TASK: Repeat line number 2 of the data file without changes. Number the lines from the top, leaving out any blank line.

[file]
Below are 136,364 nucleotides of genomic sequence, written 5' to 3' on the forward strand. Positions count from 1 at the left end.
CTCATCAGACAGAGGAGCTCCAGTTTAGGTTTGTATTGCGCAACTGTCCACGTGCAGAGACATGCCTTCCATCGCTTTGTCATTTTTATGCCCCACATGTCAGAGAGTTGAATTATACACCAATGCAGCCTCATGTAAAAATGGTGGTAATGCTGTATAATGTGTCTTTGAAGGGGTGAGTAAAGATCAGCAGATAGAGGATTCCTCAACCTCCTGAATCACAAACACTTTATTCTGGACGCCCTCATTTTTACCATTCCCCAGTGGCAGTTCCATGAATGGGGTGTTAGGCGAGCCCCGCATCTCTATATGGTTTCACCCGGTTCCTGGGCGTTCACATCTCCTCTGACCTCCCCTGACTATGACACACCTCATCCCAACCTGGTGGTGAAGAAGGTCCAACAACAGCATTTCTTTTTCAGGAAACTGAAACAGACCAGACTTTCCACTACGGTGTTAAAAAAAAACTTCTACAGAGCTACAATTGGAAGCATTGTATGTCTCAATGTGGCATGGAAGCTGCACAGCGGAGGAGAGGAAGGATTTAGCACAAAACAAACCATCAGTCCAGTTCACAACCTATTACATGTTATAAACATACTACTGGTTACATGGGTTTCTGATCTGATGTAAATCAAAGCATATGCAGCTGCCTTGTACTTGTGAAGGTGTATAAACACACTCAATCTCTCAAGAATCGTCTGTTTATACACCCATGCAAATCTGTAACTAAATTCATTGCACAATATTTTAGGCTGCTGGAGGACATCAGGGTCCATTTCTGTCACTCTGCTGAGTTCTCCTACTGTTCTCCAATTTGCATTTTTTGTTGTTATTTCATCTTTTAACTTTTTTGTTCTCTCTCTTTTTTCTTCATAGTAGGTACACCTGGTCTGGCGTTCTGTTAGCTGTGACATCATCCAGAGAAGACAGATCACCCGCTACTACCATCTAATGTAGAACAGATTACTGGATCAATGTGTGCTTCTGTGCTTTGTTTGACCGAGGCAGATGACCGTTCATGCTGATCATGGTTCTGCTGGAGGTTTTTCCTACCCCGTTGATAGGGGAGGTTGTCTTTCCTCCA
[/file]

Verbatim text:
CTCATCAGACAGAGGAGCTCCAGTTTAGGTTTGTATTGCGCAACTGTCCACGTGCAGAGACATGCCTTCCATCGCTTTGTCATTTTTATGCCCCACATGTCAGAGAGTTGAATTATACACCAATGCAGCCTCATGTAAAAATGGTGGTAATGCTGTATAATGTGTCTTTGAAGGGGTGAGTAAAGATCAGCAGATAGAGGATTCCTCAACCTCCTGAATCACAAACACTTTATTCTGGACGCCCTCATTTTTACCATTCCCCAGTGGCAGTTCCATGAATGGGGTGTTAGGCGAGCCCCGCATCTCTATATGGTTTCACCCGGTTCCTGGGCGTTCACATCTCCTCTGACCTCCCCTGACTATGACACACCTCATCCCAACCTGGTGGTGAAGAAGGTCCAACAACAGCATTTCTTTTTCAGGAAACTGAAACAGACCAGACTTTCCACTACGGTGTTAAAAAAAAACTTCTACAGAGCTACAATTGGAAGCATTGTATGTCTCAATGTGGCATGGAAGCTGCACAGCGGAGGAGAGGAAGGATTTAGCACAAAACAAACCATCAGTCCAGTTCACAACCTATTACATGTTATAAACATACTACTGGTTACATGGGTTTCTGATCTGATGTAAATCAAAGCATATGCAGCTGCCTTGTACTTGTGAAGGTGTATAAACACACTCAATCTCTCAAGAATCGTCTGTTTATACACCCATGCAAATCTGTAACTAAATTCATTGCACAATATTTTAGGCTGCTGGAGGACATCAGGGTCCATTTCTGTCACTCTGCTGAGTTCTCCTACTGTTCTCCAATTTGCATTTTTTGTTGTTATTTCATCTTTTAACTTTTTTGTTCTCTCTCTTTTTTCTTCATAGTAGGTACACCTGGTCTGGCGTTCTGTTAGCTGTGACATCATCCAGAGAAGACAGATCACCCGCTACTACCATCTAATGTAGAACAGATTACTGGATCAATGTGTGCTTCTGTGCTTTGTTTGACCGAGGCAGATGACCGTTCATGCTGATCATGGTTCTGCTGGAGGTTTTTCCTACCCCGTTGATAGGGGAGGTTGTCTTTCCTCCA